Living Dub, Vol. 5 is actually Burning Spear's seventh dub album since 1976 when the groundbreaking Garvey's Ghost, a dub makeover of the Marcus Garvey album, was first released. Given the brilliant sameness of Spear's approach over the years, which relies on slow to midtempo smoky roots rhythms that burn under his half-spoken, cadenced vocals, his dub sets are often quite startling, revealing the rich detail that Spear constructs for his backing tracks, and when his vocals snake in and out of these dubs, they carry a conciseness often lacking in the main album versions, good as they are. This set contains dub remixes done by Barry O'Hare from Spear's 1999 album Calling Rastafari, and these new versions unfold in bright, bubbling soundscapes full of interjected horn lines, organ trills, bursts of percussion, and enough of Spear's original vocal tracks to give them thematic shape. The end result is a sort of refracted, underwater dream version of the original album, but by no means is it an adjunct to it, since it works in its own stead. Highlights include the opener, "Hit Dub," the brisk, majestic "Holy Dub," and the reggae funk of "Dub He." Again, you don't need to own or be familiar with Calling Rastafari in order to connect with Living Dub, Vol. 5. It works on its own terms.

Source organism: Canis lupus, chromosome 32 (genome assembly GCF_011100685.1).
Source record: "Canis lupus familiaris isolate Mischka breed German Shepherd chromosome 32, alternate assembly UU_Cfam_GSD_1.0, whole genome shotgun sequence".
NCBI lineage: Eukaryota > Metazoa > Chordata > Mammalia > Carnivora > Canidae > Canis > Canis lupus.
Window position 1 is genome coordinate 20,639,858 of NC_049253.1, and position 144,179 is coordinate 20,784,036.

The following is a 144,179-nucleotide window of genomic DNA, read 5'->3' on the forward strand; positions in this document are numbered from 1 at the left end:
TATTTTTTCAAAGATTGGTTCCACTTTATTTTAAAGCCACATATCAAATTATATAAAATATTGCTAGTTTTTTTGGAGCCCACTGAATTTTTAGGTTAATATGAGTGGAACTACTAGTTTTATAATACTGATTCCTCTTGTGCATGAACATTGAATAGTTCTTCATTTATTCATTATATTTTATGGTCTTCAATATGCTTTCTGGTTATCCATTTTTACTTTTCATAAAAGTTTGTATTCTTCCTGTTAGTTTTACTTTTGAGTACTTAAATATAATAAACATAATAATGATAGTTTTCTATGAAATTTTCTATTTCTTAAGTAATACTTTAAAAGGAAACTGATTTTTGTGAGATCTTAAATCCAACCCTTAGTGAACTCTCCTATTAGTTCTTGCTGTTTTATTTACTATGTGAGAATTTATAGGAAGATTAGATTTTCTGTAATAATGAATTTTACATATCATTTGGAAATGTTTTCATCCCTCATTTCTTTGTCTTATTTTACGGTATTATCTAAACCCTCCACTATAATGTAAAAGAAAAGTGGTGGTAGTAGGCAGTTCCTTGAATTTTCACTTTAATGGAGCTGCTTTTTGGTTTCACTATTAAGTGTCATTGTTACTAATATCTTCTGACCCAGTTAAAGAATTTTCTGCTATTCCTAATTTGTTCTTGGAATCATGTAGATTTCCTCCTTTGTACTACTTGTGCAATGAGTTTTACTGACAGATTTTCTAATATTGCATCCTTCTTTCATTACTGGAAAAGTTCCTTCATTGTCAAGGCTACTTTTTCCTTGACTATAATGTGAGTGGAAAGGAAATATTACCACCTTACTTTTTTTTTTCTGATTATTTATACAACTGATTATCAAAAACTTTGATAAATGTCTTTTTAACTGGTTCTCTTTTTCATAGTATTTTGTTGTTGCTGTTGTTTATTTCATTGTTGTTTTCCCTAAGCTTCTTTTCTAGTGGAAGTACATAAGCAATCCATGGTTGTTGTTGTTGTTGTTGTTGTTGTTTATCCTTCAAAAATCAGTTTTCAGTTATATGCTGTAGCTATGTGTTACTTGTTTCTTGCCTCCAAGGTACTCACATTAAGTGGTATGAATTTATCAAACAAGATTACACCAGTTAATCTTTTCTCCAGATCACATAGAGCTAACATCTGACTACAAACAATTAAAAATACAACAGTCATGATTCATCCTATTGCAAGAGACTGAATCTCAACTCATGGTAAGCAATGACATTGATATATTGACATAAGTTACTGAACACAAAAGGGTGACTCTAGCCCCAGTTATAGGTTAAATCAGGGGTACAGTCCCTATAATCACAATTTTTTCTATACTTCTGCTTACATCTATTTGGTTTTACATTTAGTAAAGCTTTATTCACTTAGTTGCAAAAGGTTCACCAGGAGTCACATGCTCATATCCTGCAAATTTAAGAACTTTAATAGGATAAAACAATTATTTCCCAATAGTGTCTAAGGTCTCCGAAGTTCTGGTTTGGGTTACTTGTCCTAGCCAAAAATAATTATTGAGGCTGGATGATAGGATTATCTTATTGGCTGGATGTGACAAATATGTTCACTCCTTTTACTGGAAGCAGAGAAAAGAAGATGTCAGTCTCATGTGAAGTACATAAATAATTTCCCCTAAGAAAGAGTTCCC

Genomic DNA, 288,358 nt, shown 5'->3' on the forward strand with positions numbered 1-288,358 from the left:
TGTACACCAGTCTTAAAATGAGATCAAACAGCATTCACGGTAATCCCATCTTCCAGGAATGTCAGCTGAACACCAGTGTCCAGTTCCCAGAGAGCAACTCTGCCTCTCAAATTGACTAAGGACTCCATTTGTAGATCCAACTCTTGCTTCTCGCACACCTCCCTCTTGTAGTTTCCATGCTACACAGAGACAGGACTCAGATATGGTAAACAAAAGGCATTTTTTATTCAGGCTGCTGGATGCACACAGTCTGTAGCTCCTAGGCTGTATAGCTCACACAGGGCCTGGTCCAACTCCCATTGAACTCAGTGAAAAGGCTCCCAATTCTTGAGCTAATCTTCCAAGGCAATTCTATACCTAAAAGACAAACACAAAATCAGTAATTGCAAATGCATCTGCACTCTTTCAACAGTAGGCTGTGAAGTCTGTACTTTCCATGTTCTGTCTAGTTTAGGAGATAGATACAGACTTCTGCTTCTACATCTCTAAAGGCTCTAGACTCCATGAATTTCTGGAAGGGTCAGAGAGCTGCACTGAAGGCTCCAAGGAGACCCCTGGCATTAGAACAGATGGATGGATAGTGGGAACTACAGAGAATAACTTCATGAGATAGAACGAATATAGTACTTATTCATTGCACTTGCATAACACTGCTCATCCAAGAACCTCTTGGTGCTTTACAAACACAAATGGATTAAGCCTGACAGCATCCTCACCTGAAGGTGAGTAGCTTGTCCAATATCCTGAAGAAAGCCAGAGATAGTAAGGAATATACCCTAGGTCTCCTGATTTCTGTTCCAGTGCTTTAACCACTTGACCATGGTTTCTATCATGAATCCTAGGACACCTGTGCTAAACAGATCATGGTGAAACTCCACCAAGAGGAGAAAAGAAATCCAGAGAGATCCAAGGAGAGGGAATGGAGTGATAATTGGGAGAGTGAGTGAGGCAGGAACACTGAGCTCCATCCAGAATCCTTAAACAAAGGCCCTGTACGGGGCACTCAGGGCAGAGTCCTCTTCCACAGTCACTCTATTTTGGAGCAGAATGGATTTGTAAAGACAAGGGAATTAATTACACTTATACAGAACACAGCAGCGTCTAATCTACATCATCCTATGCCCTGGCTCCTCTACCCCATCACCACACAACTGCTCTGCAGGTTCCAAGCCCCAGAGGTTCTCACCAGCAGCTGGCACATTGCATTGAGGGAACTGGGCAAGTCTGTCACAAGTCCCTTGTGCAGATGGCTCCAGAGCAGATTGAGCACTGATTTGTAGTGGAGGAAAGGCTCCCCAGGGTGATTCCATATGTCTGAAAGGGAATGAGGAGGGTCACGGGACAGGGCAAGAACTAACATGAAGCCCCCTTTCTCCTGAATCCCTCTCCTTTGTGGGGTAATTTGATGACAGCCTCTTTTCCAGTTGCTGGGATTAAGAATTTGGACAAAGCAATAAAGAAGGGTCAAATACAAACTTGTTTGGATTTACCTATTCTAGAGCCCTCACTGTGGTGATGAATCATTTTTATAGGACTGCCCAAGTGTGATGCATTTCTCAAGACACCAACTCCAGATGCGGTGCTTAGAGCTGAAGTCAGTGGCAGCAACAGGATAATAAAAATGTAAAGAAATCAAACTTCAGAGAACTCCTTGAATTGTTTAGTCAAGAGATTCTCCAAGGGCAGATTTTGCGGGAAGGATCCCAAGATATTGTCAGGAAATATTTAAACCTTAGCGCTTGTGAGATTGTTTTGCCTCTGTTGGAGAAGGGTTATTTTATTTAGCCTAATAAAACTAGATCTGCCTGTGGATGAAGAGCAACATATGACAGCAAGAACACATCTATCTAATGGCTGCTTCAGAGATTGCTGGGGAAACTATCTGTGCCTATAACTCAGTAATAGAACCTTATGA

AllMusic Review by Steve Leggett